With three major total return bond ETFs in the markets and several index ETFs in key bond categories, we believe we are getting very close to construct an ETF based portfolio that’s comparable with mutual fund based portfolios. 

Market Overview

Stocks and bonds are still at elevated levels, on both short term technical metrics and long term valuation metrics. However, over valued markets can continue to go up for whatever reasons. For now, the best way is still to stay with the trends and be prepared for the eventual correction. 

For more detailed asset trend scores, please refer to 360° Market Overview

Now that the Trump administration is officially sworn in, the new president is facing the reality to deliver his many promises to make substantial changes. As the nation is posed to invest, the most important factor to watch is how productive the investments will be. Simply put, productive investments will result in better return on investment (ROI), tangibly or intangibly. They should also increase productivity that in turns will improve our standard of living. Capital misallocation can result in a higher growth but might not improve the real standard of living, which is the ultimate goal of economic activities. Whether the new president can truly achieve this goal is still yet to be seen. One thing is certain: we will see more market volatilities. 

In terms of investments, U.S. stock valuation is at a historically high level. It is thus not a good time to take excessive risk. However, we remain optimistic on U.S. economy in the long term and believe much better investment opportunities will arise in the future.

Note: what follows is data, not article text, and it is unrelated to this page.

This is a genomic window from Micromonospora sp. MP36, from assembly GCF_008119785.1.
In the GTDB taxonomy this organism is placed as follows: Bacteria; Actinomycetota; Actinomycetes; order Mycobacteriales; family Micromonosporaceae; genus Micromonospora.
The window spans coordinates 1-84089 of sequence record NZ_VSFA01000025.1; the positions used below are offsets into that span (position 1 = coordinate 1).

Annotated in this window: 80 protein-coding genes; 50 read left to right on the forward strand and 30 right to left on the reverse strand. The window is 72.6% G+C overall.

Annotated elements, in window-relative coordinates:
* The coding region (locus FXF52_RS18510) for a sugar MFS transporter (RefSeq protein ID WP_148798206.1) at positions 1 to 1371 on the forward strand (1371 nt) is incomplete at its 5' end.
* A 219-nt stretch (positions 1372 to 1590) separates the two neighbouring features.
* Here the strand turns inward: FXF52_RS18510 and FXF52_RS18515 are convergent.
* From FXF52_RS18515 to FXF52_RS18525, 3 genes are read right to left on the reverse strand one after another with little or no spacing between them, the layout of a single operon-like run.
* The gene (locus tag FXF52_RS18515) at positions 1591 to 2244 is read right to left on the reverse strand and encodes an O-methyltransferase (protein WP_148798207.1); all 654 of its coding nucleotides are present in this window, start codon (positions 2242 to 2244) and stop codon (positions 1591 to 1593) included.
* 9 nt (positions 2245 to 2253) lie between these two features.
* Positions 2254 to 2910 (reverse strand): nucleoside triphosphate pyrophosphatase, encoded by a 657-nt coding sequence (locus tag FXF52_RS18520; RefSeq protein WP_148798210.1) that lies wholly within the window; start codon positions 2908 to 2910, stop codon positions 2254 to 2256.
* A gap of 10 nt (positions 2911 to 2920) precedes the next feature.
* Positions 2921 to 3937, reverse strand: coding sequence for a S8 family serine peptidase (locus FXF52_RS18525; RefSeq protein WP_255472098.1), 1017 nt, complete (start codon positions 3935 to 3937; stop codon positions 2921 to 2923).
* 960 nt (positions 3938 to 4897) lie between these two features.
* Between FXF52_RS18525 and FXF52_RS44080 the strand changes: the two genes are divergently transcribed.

We again would like to stress for any new investor and new money, the best way to step into this kind of markets is through dollar cost average (DCA), i.e. invest and/or follow a model portfolio in several phases (such as 2 or 3 months) instead of the whole sum at one shot. 

Latest Articles

Enjoy Newsletter

How can we improve this newsletter? Please take our survey 

–Thanks to those who have already contributed — we appreciate it.

Any investment in securities including mutual funds, ETFs, closed end funds, stocks and any other securities could lose money over any period of time. All investments involve risk. Losses may exceed the principal invested. Past performance is not an indicator of future performance. There is no guarantee for future results in your investment and any other actions based on the information provided on the website including, but not limited to, strategies, portfolios, articles, performance data and results of any tools. All rights are reserved and enforced. By accessing the website, you agree not to copy and redistribute the information provided herein without the explicit consent from MyPlanIQ.